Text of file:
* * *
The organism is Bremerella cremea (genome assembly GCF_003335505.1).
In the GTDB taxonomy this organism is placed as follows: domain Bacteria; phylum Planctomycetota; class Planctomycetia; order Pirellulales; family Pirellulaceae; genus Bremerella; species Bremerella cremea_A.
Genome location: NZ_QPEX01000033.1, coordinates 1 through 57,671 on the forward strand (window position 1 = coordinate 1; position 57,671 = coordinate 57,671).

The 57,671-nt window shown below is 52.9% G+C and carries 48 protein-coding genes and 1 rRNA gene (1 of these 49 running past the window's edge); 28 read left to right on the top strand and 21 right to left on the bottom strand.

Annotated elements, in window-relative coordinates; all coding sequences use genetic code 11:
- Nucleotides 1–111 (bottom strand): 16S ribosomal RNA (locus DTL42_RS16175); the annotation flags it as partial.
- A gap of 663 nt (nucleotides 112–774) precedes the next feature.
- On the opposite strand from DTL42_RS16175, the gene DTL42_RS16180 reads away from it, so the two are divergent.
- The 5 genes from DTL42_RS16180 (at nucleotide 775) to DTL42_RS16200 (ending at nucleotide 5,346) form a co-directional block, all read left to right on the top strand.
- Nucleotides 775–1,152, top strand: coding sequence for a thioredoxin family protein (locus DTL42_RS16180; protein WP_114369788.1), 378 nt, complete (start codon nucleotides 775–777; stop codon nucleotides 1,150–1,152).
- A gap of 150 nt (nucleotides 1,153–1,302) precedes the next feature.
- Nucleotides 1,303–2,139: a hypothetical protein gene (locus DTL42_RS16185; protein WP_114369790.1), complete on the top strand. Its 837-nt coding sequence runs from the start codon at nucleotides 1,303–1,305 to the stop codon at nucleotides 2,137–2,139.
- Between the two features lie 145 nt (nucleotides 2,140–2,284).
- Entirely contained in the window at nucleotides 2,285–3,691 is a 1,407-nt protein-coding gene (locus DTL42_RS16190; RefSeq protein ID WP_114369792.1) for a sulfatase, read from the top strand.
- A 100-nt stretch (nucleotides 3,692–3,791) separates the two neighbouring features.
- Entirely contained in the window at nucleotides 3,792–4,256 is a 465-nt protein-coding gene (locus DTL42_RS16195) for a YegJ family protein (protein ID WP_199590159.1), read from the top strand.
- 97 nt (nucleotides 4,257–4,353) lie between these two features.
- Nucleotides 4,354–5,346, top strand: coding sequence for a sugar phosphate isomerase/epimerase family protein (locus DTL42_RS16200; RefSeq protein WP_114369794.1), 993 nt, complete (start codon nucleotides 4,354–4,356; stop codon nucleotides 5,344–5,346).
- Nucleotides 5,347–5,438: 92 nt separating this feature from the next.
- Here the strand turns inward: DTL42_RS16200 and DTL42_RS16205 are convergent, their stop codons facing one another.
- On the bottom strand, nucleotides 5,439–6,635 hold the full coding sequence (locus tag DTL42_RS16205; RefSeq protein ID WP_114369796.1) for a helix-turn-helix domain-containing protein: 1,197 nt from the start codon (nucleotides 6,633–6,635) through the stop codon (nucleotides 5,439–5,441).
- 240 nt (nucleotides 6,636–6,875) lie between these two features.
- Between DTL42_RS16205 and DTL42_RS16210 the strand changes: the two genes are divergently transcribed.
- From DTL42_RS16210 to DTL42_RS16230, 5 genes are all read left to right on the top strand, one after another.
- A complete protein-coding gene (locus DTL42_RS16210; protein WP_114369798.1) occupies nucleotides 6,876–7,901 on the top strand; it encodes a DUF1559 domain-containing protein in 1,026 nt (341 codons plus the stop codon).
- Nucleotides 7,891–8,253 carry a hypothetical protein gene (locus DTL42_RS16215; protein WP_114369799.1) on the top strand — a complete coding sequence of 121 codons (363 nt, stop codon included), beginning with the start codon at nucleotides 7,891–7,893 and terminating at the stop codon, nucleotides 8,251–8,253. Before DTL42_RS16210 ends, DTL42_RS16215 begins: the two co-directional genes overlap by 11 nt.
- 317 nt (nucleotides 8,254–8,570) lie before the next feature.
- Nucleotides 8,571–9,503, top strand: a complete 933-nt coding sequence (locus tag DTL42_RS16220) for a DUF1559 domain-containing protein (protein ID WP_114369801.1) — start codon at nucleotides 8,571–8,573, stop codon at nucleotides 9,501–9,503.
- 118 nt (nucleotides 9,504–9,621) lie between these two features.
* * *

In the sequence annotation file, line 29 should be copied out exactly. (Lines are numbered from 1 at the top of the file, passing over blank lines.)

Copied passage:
- 118 nt (nucleotides 9,504–9,621) lie between these two features.